Curvature Approximation via LaplaceBeltrami
The CSF term contains two parts that should not be handled naively:
the delta function and the curvature (which is essentially a second
derivative). To eliminate the delta function, the integral of the
weak formulation is written as surface integral over the phase
interface. The second derivative introduced by the curvature can be
interpreted as a LaplaceBeltrami operator. In the weak formulation
the second derivative is transferred to the test function by a variant
of partial integration for surfaces. To approximate the resulting surface integrals, which only contain first derivatives, a piecewise linear reconstruction of the 0level of the piecewise quadratic level set function on a finer grid is used. 
Nested Solvers
The instationary, nonlinear and strongly coupled nature of the mathematical problem is mirrored in the structure of the solvers:

Software Design
Objectoriented Paradigm
DROPS is written in C++, making heavy use of the objectoriented features of the programming language. This holds especially for the nested solvers with its preconditioners, smoothers etc. In order not to sacrifice speed only compiletime polymorphism is used.
Data Structures
In DROPS there's a strict separation between the data structures for the geometry related data and the linear algebra related ones. This simplifies the algorithms (in particular solvers) and allows for high performance (lean data structures for positive cache effects which are optimized for fast matrixvector multiplication).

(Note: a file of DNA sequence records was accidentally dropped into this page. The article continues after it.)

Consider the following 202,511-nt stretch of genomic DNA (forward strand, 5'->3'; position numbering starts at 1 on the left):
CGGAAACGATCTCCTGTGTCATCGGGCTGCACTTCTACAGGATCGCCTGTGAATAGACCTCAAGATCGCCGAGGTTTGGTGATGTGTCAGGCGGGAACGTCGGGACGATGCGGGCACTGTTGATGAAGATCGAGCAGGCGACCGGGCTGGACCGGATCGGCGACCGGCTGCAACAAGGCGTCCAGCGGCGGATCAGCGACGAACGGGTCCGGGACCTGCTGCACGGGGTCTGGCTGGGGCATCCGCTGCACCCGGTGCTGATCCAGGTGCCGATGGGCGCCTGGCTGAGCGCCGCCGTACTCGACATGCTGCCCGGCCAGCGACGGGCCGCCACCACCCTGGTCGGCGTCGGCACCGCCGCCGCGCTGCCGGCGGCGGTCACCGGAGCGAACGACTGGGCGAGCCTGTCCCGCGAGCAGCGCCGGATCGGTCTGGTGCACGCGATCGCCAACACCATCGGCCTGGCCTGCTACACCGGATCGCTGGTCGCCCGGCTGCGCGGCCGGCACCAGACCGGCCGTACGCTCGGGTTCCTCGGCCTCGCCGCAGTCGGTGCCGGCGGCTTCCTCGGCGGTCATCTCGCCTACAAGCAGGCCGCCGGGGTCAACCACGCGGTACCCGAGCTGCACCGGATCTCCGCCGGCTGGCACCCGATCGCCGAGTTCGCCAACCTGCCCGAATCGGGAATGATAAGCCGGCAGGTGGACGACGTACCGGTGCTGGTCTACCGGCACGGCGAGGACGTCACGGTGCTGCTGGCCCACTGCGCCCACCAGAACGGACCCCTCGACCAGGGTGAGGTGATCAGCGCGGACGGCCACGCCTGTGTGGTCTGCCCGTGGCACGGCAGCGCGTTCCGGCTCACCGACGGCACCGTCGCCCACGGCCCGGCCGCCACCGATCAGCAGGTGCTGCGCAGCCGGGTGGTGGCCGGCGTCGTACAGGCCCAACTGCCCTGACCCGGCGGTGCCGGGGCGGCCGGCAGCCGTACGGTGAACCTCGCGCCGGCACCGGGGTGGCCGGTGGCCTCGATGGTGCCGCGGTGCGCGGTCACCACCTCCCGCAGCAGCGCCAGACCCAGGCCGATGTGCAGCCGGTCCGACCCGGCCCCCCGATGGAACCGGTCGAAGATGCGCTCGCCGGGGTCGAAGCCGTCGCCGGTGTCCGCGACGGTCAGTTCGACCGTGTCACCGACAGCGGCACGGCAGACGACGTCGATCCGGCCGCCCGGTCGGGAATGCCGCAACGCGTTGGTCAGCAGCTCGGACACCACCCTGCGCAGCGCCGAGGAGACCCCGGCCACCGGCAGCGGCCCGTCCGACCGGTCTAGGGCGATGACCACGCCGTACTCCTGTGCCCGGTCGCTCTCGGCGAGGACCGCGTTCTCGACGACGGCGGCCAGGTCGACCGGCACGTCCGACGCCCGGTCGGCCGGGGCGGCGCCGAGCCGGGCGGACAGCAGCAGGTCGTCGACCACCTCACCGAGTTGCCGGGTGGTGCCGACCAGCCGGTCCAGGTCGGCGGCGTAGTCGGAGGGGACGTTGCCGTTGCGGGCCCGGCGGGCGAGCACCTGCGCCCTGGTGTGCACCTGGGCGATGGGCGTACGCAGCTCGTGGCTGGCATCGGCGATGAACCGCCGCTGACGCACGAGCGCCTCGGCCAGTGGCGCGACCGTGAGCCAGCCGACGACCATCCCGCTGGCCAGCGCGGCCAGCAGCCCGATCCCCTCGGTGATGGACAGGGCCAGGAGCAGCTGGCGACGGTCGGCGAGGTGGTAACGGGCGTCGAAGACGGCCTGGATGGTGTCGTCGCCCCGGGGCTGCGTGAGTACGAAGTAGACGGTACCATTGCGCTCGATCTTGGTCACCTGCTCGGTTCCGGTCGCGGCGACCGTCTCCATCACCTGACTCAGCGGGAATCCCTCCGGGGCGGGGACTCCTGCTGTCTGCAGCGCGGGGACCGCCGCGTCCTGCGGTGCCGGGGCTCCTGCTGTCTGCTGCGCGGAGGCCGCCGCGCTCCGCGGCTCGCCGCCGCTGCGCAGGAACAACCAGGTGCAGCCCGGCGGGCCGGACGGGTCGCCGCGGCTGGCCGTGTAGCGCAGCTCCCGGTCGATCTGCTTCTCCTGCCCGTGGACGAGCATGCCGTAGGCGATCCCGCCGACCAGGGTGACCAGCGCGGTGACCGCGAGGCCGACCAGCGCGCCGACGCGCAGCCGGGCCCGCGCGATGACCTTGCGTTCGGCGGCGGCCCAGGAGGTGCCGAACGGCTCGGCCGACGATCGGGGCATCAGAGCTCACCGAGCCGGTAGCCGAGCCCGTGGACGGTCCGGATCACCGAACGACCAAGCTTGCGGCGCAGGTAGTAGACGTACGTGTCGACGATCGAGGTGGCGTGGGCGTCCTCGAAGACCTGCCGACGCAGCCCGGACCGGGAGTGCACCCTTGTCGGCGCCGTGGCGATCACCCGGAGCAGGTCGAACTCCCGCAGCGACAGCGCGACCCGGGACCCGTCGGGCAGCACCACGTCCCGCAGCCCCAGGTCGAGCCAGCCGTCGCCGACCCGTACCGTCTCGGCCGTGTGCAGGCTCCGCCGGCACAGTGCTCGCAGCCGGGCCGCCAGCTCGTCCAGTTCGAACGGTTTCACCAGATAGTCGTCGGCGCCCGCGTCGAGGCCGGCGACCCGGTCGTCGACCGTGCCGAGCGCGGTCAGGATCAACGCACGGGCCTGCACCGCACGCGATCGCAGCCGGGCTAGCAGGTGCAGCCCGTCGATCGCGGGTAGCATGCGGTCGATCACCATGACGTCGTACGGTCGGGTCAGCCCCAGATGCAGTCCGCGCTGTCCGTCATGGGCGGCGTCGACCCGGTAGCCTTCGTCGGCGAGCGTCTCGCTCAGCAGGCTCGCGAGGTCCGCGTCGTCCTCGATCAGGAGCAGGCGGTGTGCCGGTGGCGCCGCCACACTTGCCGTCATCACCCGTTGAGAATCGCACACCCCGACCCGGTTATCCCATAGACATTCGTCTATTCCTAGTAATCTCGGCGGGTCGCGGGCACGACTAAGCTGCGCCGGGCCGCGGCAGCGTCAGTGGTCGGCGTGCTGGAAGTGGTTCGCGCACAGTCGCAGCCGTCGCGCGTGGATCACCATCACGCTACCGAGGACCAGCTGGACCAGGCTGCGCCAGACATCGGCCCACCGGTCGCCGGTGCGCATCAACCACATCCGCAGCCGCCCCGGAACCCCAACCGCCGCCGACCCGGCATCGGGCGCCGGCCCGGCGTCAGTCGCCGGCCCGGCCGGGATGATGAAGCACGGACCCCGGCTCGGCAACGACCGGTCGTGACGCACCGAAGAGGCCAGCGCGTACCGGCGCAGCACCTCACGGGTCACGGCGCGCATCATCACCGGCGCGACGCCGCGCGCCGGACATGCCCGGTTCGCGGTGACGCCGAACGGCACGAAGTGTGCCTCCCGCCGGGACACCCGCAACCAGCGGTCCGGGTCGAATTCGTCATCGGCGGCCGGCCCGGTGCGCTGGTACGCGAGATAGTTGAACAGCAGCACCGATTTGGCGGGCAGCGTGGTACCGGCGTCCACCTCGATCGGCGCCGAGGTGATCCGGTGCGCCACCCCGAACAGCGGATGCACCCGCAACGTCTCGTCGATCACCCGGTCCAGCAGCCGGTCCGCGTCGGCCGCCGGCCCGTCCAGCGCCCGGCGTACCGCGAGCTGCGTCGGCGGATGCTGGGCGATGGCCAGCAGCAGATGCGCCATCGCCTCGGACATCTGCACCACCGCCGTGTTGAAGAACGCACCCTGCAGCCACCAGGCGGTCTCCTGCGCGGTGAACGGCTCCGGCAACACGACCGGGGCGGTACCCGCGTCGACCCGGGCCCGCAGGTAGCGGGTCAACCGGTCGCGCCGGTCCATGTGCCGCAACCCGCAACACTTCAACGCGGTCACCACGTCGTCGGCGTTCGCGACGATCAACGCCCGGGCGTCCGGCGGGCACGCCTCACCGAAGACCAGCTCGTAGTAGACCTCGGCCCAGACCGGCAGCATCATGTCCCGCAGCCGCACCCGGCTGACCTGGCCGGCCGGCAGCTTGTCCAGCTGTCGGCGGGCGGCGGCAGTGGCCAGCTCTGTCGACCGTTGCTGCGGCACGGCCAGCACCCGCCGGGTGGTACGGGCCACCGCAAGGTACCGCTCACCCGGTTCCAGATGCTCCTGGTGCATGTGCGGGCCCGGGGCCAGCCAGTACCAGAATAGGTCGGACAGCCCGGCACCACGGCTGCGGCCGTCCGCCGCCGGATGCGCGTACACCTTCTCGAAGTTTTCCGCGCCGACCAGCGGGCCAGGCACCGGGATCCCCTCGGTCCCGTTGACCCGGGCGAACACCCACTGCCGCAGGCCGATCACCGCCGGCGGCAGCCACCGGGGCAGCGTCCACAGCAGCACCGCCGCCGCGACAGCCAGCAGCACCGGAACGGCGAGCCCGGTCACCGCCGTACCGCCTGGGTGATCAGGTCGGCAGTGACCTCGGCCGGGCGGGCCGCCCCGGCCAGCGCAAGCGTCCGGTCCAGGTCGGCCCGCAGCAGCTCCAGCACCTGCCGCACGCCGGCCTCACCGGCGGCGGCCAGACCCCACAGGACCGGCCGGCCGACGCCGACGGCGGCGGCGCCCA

DROPS has special data structures for all types of simplices in the grid, i.e. vertices, edges, faces, and tetrahedra. Nodes of different types of finite elements can therefore easily be associated with the respective simplices.
Vectors are based on the valarray
class in C++. This allows
DROPS to use simple notations while not sacrificing performance due to
the implementation of valarray via expression templates.
For the sparse matrices DROPS uses a compact roworiented storage format
that only stores the nonzero entries. During assembly of these matrices
an intermediate storage format is used as insertion of entries into the
final format is not cheap.
The vectors and matrices are connected to the geometric structure via index classes. These are used for example during assembly of the linear systems. Other important classes for the assembly are classes that represent single finite elements and classes that perform quadrature on them.
Grid Generation and Visualization
For the generation of the initial grid DROPS relies on external software. The data format used by the GAMBIT grid generator can be imported.
DROPS supports several software packages for visualization: Ensight, Tecplot, and Geomview. For further data processing ASCII output is available.
Overall Structure
Sven Groß ✉, last update: February 24th, 2008